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A copper anode is a node that allows an electrical current to flow into an electrical device. It is usually, but not always, the positive terminal of an electrochemical cell where anions, negatively charged ions, are concentrated. There are many types of anodes, such as graphite anodes and aluminum anodes. Copper anodes differ from these in that they are used specifically for copper refining in a process referred to as copper smelting.
A copper anode is made from pulverizing a copper ore called chalcopyrite, CuFeS2, and mixing it with water, pine oil and amyl xanthate, a salt used to make the mixture water-repelling. After the mixture is made, compressed air is passed through it to allow further purification. Next, the chalcopyrite mixture is combined with limestone and sand and heated to approximately 2,300 degrees Fahrenheit (1,110 degrees Celsius) in an oxygen furnace.
As the mixture is being heated, the oxygen of the furnace reacts with the iron in the original chalcopyrite producing iron (II) oxide. The copper remains in the form of copper sulfide, an excellent conductor of electricity. Sulfur dioxide is also produced in this process as a byproduct.
Excess sulfur further reacts with copper sulfide to produce chalcocite (Cu2S) in a molten form that collects at the bottom of the furnace separated from other byproducts such as ferrosilite (FeSiO3) and wollastonite (CaSiO3). The remaining copper sulfide is processed even more by blowing heated oxygen into it. The gas then reacts with the sulfur to once again produce sulfur dioxide, leaving only copper.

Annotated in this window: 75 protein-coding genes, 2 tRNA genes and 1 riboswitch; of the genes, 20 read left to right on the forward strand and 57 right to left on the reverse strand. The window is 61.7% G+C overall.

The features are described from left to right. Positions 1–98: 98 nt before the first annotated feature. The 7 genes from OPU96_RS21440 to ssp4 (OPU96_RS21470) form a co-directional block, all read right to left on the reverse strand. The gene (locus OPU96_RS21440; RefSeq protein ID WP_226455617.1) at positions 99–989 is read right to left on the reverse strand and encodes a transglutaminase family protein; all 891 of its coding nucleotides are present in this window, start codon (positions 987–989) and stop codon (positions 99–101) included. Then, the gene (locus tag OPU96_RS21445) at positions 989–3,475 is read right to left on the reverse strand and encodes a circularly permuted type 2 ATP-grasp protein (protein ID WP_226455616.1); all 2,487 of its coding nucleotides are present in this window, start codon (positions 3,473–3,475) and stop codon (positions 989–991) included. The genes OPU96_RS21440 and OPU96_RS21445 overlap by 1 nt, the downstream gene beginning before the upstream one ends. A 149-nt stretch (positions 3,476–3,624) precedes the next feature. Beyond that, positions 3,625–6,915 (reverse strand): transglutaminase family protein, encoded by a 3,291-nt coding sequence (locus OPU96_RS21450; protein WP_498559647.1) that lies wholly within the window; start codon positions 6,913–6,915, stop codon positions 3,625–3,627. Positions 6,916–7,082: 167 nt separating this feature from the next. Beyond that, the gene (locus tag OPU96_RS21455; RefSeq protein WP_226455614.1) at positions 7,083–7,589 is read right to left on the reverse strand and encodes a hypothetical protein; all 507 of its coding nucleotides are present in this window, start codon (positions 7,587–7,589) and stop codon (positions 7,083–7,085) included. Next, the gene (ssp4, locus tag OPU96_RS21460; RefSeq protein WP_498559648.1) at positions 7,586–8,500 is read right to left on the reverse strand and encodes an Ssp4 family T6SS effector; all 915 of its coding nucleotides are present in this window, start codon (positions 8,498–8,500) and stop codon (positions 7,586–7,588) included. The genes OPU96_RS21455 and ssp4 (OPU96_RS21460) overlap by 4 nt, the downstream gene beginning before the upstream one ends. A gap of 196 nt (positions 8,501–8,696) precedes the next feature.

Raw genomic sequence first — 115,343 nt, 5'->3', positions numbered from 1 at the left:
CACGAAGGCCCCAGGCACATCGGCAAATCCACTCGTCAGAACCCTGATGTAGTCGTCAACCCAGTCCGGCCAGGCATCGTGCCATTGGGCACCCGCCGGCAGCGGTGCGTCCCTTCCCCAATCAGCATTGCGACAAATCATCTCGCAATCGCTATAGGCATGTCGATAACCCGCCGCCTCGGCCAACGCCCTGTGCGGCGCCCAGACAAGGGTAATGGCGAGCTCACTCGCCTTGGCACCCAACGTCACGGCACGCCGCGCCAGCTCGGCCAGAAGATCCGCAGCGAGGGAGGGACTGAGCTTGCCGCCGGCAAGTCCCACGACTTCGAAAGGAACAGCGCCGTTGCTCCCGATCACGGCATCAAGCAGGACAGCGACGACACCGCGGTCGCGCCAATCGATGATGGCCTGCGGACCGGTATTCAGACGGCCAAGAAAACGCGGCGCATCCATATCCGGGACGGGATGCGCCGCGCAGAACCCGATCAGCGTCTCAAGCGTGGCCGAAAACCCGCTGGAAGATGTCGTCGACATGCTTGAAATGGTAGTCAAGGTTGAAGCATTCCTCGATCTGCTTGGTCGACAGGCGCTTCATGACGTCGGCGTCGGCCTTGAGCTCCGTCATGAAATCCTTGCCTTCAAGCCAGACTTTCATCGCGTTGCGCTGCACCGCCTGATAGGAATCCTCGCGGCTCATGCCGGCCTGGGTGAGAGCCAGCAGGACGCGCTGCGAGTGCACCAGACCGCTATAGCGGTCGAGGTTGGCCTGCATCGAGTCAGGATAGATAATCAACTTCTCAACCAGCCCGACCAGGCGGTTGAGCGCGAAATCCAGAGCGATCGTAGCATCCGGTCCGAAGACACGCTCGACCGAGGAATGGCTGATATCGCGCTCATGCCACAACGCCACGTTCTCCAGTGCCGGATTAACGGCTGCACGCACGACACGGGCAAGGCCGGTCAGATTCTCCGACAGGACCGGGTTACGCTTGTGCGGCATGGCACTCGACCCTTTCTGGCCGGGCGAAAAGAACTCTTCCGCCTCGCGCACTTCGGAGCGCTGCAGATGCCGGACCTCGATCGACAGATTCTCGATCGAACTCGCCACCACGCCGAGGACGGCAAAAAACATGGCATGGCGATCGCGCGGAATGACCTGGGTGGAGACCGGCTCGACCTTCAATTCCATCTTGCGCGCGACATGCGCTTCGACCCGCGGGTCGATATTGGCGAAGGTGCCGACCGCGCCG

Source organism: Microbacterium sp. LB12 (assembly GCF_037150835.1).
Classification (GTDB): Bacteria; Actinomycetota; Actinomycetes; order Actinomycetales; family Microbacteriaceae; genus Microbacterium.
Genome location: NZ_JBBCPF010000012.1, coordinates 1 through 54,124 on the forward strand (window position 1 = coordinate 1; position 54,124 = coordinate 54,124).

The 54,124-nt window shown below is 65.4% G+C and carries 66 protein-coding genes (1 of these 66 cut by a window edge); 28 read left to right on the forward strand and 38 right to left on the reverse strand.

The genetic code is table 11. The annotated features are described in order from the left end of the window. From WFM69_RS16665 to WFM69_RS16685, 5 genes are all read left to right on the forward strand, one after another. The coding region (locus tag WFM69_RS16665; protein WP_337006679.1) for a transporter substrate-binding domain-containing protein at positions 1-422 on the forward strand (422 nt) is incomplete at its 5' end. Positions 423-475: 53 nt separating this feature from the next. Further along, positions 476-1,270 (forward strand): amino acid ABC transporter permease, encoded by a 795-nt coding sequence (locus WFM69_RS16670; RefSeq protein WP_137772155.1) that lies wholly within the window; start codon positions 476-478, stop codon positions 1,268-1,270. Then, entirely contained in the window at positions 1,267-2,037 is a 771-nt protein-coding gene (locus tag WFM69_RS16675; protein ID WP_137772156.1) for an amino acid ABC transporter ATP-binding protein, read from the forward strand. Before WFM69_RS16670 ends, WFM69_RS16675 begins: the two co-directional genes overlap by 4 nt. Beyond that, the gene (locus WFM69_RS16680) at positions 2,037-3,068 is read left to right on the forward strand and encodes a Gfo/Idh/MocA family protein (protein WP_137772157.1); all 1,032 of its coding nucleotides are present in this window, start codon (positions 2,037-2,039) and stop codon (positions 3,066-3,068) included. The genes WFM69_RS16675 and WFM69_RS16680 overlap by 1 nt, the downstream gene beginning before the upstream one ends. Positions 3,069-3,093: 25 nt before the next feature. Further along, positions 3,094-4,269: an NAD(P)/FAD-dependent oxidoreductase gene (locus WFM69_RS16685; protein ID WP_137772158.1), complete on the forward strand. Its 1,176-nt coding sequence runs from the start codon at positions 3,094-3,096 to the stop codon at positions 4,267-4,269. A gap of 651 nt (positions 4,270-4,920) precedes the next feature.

The copper anode finally becomes useful during the final step of the copper purification process. The anode is used in electrolysis, a series of reactions that separate a chemical substance into its ions. In this case, electrolysis is used to convert the impure copper made from the previous process into pure copper. The impure copper is used to construct the copper anode in order for the pure copper to gather at the cathode.
Both the anode and the cathode are submerged in a solution comprised of sulfuric acid and copper (II) sulfate and connected to an outside power source. As an electrical current is run through the cell, impure copper metal is transformed into copper (II) ions at the anode, and these copper (II) ions are transformed back into pure copper metal at the cathode. The impurities, which might include otherwise precious metals such as gold and silver, fall to the bottom of the cell.
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